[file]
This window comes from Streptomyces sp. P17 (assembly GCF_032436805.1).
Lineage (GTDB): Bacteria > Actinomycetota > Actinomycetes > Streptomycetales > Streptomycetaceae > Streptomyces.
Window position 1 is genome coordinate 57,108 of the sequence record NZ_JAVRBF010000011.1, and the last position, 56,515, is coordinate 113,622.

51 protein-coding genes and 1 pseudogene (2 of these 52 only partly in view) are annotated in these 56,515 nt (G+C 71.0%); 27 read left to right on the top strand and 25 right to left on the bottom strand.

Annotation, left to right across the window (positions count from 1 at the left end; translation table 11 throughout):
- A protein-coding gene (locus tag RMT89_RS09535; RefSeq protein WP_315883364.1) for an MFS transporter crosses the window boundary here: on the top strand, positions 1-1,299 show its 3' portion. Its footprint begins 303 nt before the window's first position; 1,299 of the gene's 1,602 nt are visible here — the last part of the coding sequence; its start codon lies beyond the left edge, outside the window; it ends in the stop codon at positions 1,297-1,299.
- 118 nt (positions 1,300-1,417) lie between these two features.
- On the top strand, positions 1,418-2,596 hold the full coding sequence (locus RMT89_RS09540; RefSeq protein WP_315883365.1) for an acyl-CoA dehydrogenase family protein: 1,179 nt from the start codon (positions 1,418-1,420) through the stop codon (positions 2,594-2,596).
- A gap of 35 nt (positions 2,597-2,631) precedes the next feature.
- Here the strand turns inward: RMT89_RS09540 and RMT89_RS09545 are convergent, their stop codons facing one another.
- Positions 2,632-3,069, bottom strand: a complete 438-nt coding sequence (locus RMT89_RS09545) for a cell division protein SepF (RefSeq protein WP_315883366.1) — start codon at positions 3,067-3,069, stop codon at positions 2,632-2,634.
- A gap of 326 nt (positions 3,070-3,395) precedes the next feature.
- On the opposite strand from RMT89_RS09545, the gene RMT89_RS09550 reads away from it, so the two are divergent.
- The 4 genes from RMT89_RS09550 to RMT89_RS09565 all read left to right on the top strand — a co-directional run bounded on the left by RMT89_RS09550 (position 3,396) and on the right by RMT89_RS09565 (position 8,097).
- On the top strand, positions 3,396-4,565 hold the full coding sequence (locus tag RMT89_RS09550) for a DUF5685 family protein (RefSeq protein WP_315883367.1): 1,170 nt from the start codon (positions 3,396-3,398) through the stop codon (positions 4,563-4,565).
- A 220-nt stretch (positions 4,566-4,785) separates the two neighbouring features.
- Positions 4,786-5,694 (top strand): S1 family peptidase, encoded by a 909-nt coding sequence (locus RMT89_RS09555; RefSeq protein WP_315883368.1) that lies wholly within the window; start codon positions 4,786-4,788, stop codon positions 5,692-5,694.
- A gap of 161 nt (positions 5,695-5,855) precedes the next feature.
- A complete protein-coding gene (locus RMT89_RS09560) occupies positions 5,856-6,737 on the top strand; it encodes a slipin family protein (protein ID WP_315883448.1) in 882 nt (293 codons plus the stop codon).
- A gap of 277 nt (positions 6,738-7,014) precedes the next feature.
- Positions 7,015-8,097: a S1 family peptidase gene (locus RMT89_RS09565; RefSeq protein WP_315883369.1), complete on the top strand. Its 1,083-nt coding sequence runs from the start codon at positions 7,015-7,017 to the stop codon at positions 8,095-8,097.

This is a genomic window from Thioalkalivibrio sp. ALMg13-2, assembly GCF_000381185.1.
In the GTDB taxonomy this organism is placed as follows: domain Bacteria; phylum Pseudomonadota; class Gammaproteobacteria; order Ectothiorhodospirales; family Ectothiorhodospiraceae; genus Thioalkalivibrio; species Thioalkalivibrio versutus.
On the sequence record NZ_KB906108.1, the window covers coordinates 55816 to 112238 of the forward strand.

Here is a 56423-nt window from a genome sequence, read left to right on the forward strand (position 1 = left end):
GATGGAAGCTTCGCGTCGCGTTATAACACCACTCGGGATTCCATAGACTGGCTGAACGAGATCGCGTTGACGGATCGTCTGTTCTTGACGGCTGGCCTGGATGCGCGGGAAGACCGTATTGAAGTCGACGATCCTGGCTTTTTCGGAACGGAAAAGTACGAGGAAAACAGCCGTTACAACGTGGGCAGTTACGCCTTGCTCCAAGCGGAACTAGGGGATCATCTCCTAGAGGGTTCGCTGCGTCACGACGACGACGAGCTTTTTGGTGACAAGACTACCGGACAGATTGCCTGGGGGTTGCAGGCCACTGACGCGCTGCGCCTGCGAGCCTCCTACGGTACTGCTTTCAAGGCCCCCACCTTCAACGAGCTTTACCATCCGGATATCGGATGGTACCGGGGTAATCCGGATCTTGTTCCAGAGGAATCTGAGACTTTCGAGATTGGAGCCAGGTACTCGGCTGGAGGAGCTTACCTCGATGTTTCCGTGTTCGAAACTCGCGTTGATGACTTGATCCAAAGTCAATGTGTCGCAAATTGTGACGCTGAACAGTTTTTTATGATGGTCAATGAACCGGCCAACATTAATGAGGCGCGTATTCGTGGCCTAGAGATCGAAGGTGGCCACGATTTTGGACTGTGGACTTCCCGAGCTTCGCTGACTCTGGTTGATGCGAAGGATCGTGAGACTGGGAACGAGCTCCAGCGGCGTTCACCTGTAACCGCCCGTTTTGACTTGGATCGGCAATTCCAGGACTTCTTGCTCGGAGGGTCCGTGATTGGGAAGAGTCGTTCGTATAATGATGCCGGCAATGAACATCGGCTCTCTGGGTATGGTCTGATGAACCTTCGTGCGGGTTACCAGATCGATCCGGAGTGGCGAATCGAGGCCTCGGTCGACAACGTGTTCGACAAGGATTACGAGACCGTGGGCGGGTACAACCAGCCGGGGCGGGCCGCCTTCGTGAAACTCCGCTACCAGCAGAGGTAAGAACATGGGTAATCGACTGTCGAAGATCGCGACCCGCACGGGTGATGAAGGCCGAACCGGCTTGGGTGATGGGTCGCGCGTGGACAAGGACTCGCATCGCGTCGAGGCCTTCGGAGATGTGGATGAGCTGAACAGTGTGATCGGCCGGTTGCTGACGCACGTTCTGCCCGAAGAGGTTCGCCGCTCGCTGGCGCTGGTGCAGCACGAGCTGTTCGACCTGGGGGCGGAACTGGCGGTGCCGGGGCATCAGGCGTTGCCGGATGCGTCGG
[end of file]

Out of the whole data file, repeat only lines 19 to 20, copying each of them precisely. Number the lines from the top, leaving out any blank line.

- A complete protein-coding gene (locus RMT89_RS09560) occupies positions 5,856-6,737 on the top strand; it encodes a slipin family protein (protein ID WP_315883448.1) in 882 nt (293 codons plus the stop codon).
- A gap of 277 nt (positions 6,738-7,014) precedes the next feature.